Bordeaux Bay

Bordeaux Bay
Bordeaux Bay by Guernsey-based artist Tony Taylor

Monday, 31 August 2015


In April I introduced Noir Week, when I published a sequence of short pieces written in the style of that genre. 

The dictionary defines Noir as Crime fiction featuring hard-boiled, cynical characters in bleak, sleazy settings’ whilst other sources refer to it as being typified by 'cynicism, fatalism and moral ambiguity'.

Each of the poems during Noir Week were individual tales linked only by the characteristics of the genre. This prompted me to try my hand at writing a further sequence with an interconnecting linear narrative.

The result was THREE BLIND MICE, a set of twelve short poems, with a nod to the usual cliches of the genre, which you'll find here over the next few days.



She had a dream. Mice in a maze.
Blind. Trapped like lost souls in the Pit.
It haunted her for days, she says.
I tell her that dreams don’t mean shit.


2. WES
I meet this bozo in a bar.
He says: You Wes? I say: Who says?
He says: I know you from the scar.
Ok, I say. I guess I’m Wes.
He says: We need you drive a car:
word is you’re outa work these days.
He offers me a big cigar.
I like his style: admire finesse.
He says: The job won’t take an hour.
C’mon, consider my request.
Just grab the dough then au revoir:
no stress. Hey Wes, just acquiesce.
I’m hooked: but something seems to jar. 



Be honest Wes, I say: Confess;
you plan to do another job.
Wes says: It’s cool, I guess, don’t stress.
But me, I can’t suppress a sob:
I know, with every bank they rob,
the danger grows, his luck gets less.

He says: Just one last job, and then
we’re gone: we’ll quit this crazy town,
head for the coast and start again:
diamonds and mink, a classy gown.
I force a smile. Conceal my frown:
don’t want him back inside the Pen.

Wes laughs and says: I only drive.
They do the rough stuff, it ain’t me,
but I know there’s a forty-five
hid in his drawer: I found the key.
Goddam it, guns make me antsy.
I need Wes to come back alive.

 To be continued tomorrow ...

Saturday, 29 August 2015


In the early Nineteen-Seventies I rented a shabby little flat on Lisburn Road in Belfast, during the years when The Troubles took their toll on the nerves and lives of those of us who chose, or had no choice but, to live in Northern Ireland.

Those were interesting times. Most of us lived on a bilious cocktail of dread, anger and constant anxiety.
Day by day, the bloody associates of Gerry Adams and Martin McGuinness went about the business of abducting and torturing people who disagreed with their particular vision of Ireland, or often simply murdering them.

A version of the Swinging Sixties had finally arrived in Ulster and there was a certain wild abandon on the social scene. A wartime recklessness, too, infused relationships between the sexes because the threat of sudden death or injury was never far away.
Love affairs and liaisons were conducted in a climate beyond the understanding of the British public, safely ensconced on the mainland, and IRA bombs, targeted on civilians, were a daily occurrence.
One such bomb demolished my little flat, but not before I’d enjoyed many exuberant evenings there with friends and lovers.
Music played a vital part in such evenings and scores of vinyl albums stood, cheek by jowl, with much-loved paperbacks on my makeshift shelves.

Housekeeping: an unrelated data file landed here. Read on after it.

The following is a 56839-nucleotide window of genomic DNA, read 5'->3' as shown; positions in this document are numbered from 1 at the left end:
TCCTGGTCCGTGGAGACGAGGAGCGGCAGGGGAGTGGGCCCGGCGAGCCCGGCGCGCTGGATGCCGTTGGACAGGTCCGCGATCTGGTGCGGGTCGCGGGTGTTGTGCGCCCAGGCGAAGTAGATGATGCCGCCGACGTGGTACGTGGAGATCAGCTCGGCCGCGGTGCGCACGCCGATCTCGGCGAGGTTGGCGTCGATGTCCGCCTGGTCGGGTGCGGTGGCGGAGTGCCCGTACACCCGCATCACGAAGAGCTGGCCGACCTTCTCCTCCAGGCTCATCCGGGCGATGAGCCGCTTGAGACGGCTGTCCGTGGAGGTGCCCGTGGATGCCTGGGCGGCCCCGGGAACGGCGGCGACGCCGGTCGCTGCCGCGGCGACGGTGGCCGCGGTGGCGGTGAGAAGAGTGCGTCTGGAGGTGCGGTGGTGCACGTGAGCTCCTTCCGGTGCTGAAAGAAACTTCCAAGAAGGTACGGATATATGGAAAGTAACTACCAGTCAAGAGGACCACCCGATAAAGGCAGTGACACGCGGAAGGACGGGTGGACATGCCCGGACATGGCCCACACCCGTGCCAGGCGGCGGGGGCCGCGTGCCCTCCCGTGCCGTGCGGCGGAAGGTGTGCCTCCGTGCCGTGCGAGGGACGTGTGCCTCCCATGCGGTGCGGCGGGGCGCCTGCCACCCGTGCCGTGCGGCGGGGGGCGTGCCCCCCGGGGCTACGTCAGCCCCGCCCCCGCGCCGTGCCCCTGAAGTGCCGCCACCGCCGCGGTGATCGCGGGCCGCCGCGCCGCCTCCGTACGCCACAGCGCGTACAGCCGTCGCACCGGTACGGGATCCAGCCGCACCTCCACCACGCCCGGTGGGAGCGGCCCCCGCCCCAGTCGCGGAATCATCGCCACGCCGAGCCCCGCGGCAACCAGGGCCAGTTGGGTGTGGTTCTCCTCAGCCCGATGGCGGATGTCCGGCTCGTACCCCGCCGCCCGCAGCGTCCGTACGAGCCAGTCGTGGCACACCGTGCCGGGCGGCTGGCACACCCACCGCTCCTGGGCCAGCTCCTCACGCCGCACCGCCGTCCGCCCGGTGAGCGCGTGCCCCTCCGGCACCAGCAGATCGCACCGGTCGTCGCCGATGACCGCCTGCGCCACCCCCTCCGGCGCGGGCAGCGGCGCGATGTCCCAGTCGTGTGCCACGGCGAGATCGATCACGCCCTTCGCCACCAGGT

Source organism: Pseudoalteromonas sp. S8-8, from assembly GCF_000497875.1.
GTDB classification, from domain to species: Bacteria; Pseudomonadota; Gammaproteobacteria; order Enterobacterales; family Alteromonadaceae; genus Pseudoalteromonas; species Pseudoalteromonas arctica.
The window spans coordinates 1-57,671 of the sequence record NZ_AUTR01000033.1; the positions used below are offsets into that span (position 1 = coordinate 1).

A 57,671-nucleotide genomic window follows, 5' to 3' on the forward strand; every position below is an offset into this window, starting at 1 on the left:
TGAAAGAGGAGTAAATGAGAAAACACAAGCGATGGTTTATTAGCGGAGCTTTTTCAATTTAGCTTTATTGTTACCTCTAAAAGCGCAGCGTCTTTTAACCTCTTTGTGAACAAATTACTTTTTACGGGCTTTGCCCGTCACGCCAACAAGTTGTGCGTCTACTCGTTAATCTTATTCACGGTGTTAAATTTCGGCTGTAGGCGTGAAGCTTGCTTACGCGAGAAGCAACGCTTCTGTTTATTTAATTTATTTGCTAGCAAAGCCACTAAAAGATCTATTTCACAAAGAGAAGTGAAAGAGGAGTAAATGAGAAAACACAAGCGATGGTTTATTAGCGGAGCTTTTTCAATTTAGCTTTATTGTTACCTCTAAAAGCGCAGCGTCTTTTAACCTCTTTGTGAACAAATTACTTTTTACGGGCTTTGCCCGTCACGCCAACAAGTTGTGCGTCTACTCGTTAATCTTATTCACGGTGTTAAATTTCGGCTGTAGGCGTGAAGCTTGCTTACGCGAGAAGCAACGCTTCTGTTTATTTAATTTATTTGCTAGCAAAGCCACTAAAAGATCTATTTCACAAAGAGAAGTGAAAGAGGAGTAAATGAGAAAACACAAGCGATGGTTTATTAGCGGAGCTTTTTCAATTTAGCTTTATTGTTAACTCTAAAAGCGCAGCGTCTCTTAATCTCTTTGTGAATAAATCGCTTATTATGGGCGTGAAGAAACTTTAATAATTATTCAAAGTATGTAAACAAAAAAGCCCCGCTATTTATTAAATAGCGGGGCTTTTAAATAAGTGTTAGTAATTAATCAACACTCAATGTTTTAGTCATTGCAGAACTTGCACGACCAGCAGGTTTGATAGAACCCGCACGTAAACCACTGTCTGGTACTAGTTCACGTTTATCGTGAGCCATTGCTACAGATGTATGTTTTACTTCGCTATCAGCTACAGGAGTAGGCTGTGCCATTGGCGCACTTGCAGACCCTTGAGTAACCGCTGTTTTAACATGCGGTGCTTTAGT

Tracks by Van Morrison, Bob Seger, Joni Mitchell and Melanie Safka were played and replayed till they became embedded in my memory, never to be erased.

There was something in the music of those days that addressed the strange mixture of joy and sadness I felt, adrift in my middle years.
To this day, I can't listen to a Bob Seger song without being transported back to that time and place. 

Melanie Safka, too, though not the world's greatest singer, had a poignant quality to her voice and delivery that transfixed me. Her heartrending version of the Jagger/Richards classic, Ruby Tuesday, can still bring a tear to my eye and send me whirling back through the squandered years to Belfast and those vanished friends.

Click here to hear Melanie at her best: 

Tuesday, 25 August 2015


Sitting in my living room, during the wettest August for years, watching rain bouncing off the garden table and chairs where I'd love to be seated, sipping ice-cold Prosecco and enjoying the sun's warmth, I feel unreasonably resentful.

We have a relatively easy life here in Guernsey, protected from many of the woes of the UK and Europe, although you wouldn't think it, listening to some of our local dullards with their constant grousing and negativity.

There is much to be thankful for, but, at times to my dismay, I find that I too slip into that gloomy Guernsey mindset and have to work hard to snap out of it.

It was probably on one such dismal day a few years back that I wrote this grim little archive piece.   


That morning Arnold took a tumble getting out of bed: a dizzy spell. He’d been having them for a while but most days he managed to sit down before he collapsed. 
Today wasn’t one of those days.
He sat on the carpet where he’d landed and gathered his wits. He shook his head to clear it and, for the first time, heard the fly.
It was buzzing somewhere in the room and Arnold thought it was the loudest fly he’d ever encountered.
Arnold took paracetamol and phoned in sick. He sat on the sofa and shivered. The wallpaper was alive. Its pattern of bamboo shoots appeared to be dancing some sort of mad fandango.

The light, too, was different. A yellowish tinge filled the room like polluted water.
He heard the fly again but couldn’t see it anywhere. The frantic noise it made seemed louder than before.
Arnold’s shoulder ached from his fall and he felt listless.
He dozed off and when he woke the fly was buzzing again, noisily, and the room vibrated with the sound.
It was like an enormous, threatening machine. The walls of Arnold's room seemed to shimmer and he felt the floor tilt alarmingly.
All day Arnold lay on the sofa, curled like a foetus. The more furiously the fly buzzed, the more Arnold's energy drained away.